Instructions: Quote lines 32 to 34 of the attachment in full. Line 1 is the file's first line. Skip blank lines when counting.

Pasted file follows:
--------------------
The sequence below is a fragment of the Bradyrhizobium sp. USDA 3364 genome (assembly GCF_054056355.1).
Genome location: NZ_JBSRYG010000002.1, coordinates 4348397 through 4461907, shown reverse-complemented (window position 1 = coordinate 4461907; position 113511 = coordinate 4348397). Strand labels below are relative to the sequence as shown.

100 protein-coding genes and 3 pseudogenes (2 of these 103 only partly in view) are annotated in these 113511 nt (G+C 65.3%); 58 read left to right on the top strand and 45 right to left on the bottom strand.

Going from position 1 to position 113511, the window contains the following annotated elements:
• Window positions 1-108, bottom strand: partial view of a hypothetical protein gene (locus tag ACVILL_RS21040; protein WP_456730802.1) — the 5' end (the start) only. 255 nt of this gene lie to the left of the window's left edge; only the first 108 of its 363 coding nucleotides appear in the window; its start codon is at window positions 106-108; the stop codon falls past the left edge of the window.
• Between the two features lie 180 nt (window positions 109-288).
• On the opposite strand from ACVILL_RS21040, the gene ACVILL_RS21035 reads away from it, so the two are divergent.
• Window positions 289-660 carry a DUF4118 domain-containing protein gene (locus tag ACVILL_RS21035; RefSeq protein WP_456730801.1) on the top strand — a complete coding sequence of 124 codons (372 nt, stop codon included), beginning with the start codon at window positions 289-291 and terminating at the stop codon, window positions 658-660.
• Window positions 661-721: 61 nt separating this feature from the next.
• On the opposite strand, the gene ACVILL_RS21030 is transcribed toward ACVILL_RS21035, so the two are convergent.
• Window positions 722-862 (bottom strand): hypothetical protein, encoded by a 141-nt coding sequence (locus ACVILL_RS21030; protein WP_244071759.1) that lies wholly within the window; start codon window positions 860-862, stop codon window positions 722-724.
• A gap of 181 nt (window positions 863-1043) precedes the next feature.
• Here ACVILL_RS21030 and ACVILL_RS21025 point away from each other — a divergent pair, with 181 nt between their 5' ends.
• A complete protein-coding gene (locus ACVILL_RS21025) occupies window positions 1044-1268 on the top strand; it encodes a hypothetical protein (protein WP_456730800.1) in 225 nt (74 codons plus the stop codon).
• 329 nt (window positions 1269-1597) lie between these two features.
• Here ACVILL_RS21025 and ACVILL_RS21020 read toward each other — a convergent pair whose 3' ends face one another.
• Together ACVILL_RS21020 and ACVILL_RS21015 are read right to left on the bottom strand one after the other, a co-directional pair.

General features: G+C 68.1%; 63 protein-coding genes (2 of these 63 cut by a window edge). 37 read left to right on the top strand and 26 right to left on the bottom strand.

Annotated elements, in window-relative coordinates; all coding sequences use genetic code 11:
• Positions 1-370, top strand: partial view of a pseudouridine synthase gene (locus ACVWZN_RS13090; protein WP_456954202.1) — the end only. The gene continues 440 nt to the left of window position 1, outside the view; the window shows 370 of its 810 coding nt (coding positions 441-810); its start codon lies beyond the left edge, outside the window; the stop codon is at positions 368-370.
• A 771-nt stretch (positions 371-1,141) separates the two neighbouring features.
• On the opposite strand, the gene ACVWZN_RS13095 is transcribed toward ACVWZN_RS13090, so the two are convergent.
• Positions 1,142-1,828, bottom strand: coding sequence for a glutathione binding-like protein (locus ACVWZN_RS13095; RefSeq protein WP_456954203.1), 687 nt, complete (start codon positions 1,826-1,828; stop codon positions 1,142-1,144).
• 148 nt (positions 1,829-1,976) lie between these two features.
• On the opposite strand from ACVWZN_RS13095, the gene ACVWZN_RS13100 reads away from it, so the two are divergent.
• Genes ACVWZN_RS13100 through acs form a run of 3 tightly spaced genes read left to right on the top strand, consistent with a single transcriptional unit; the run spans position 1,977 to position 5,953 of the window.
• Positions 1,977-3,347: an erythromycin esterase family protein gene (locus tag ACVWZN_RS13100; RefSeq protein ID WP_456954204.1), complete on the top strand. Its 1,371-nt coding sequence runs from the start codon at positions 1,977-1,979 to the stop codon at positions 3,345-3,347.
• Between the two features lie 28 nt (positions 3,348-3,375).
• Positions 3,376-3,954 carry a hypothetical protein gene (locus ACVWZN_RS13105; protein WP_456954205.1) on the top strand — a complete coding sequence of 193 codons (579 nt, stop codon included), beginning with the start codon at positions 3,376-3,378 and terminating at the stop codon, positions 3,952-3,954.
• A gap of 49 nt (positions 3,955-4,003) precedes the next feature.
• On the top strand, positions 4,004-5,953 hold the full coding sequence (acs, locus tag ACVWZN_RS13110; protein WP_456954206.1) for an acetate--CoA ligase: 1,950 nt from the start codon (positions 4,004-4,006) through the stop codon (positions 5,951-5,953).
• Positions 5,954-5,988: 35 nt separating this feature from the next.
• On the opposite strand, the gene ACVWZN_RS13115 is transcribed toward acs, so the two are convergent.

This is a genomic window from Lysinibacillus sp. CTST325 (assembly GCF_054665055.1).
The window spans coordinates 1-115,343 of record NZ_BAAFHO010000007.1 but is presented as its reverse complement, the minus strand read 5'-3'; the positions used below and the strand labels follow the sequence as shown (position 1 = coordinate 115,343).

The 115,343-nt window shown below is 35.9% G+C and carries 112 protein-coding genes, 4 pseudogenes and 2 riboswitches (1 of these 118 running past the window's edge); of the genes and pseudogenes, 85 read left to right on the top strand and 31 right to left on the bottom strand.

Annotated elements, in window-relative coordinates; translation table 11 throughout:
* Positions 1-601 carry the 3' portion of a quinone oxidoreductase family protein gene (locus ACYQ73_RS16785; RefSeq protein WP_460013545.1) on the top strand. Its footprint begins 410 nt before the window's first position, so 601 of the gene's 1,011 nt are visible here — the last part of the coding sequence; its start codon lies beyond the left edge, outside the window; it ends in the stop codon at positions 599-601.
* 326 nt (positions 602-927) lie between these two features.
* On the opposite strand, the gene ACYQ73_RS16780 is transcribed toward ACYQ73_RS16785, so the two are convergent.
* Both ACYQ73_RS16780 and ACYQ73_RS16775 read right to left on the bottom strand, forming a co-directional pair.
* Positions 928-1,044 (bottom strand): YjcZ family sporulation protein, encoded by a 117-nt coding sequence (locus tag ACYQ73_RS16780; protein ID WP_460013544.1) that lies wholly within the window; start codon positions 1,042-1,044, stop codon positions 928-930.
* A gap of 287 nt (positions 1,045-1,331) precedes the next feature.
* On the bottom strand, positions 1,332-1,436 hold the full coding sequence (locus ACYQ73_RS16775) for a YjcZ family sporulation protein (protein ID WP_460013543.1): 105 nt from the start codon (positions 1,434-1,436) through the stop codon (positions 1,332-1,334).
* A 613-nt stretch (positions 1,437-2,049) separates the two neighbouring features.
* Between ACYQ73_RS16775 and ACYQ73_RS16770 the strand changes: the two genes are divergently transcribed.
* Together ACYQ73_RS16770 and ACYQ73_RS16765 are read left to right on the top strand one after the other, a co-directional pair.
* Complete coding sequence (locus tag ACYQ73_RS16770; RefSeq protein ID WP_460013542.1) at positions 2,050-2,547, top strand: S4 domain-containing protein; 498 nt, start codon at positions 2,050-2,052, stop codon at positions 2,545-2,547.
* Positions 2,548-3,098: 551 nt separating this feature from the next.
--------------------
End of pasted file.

• Positions 5,954-5,988: 35 nt separating this feature from the next.
• On the opposite strand, the gene ACVWZN_RS13115 is transcribed toward acs, so the two are convergent.

This is a genomic window from Lysinibacillus sp. CTST325 (assembly GCF_054665055.1).